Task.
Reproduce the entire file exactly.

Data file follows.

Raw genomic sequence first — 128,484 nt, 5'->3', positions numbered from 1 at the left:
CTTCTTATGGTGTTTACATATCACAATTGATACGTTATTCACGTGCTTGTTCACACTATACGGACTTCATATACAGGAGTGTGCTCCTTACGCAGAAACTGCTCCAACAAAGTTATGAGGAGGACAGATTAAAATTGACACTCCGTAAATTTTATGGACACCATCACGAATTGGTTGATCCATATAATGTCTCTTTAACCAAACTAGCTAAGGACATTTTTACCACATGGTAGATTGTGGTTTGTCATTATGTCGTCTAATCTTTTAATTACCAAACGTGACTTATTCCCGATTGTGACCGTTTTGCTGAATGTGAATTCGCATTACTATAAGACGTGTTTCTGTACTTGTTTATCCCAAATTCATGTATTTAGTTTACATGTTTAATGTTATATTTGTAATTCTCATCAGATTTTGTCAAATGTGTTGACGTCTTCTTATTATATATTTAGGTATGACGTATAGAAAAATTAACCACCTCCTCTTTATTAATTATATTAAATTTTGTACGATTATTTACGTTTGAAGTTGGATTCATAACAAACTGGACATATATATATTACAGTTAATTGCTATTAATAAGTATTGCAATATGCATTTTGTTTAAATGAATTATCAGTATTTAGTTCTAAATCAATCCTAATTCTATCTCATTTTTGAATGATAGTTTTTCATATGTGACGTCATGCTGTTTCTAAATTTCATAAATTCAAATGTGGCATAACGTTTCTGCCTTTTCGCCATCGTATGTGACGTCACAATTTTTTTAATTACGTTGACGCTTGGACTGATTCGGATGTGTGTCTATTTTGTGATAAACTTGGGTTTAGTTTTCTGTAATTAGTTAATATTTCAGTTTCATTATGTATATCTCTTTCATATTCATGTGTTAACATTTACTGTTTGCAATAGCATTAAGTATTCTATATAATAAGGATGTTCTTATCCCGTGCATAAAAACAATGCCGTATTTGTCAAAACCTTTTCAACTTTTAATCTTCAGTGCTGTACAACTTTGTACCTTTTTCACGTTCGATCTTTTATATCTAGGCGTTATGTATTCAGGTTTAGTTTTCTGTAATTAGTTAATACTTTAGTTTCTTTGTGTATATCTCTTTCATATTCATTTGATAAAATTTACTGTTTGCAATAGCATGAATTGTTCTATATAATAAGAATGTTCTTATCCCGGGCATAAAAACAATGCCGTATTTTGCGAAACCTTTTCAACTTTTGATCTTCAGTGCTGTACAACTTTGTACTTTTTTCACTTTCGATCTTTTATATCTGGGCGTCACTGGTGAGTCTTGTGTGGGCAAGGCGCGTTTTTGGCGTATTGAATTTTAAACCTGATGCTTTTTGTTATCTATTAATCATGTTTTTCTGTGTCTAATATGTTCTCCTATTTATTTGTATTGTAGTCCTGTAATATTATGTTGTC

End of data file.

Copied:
Raw genomic sequence first — 128,484 nt, 5'->3', positions numbered from 1 at the left:
CTTCTTATGGTGTTTACATATCACAATTGATACGTTATTCACGTGCTTGTTCACACTATACGGACTTCATATACAGGAGTGTGCTCCTTACGCAGAAACTGCTCCAACAAAGTTATGAGGAGGACAGATTAAAATTGACACTCCGTAAATTTTATGGACACCATCACGAATTGGTTGATCCATATAATGTCTCTTTAACCAAACTAGCTAAGGACATTTTTACCACATGGTAGATTGTGGTTTGTCATTATGTCGTCTAATCTTTTAATTACCAAACGTGACTTATTCCCGATTGTGACCGTTTTGCTGAATGTGAATTCGCATTACTATAAGACGTGTTTCTGTACTTGTTTATCCCAAATTCATGTATTTAGTTTACATGTTTAATGTTATATTTGTAATTCTCATCAGATTTTGTCAAATGTGTTGACGTCTTCTTATTATATATTTAGGTATGACGTATAGAAAAATTAACCACCTCCTCTTTATTAATTATATTAAATTTTGTACGATTATTTACGTTTGAAGTTGGATTCATAACAAACTGGACATATATATATTACAGTTAATTGCTATTAATAAGTATTGCAATATGCATTTTGTTTAAATGAATTATCAGTATTTAGTTCTAAATCAATCCTAATTCTATCTCATTTTTGAATGATAGTTTTTCATATGTGACGTCATGCTGTTTCTAAATTTCATAAATTCAAATGTGGCATAACGTTTCTGCCTTTTCGCCATCGTATGTGACGTCACAATTTTTTTAATTACGTTGACGCTTGGACTGATTCGGATGTGTGTCTATTTTGTGATAAACTTGGGTTTAGTTTTCTGTAATTAGTTAATATTTCAGTTTCATTATGTATATCTCTTTCATATTCATGTGTTAACATTTACTGTTTGCAATAGCATTAAGTATTCTATATAATAAGGATGTTCTTATCCCGTGCATAAAAACAATGCCGTATTTGTCAAAACCTTTTCAACTTTTAATCTTCAGTGCTGTACAACTTTGTACCTTTTTCACGTTCGATCTTTTATATCTAGGCGTTATGTATTCAGGTTTAGTTTTCTGTAATTAGTTAATACTTTAGTTTCTTTGTGTATATCTCTTTCATATTCATTTGATAAAATTTACTGTTTGCAATAGCATGAATTGTTCTATATAATAAGAATGTTCTTATCCCGGGCATAAAAACAATGCCGTATTTTGCGAAACCTTTTCAACTTTTGATCTTCAGTGCTGTACAACTTTGTACTTTTTTCACTTTCGATCTTTTATATCTGGGCGTCACTGGTGAGTCTTGTGTGGGCAAGGCGCGTTTTTGGCGTATTGAATTTTAAACCTGATGCTTTTTGTTATCTATTAATCATGTTTTTCTGTGTCTAATATGTTCTCCTATTTATTTGTATTGTAGTCCTGTAATATTATGTTGTC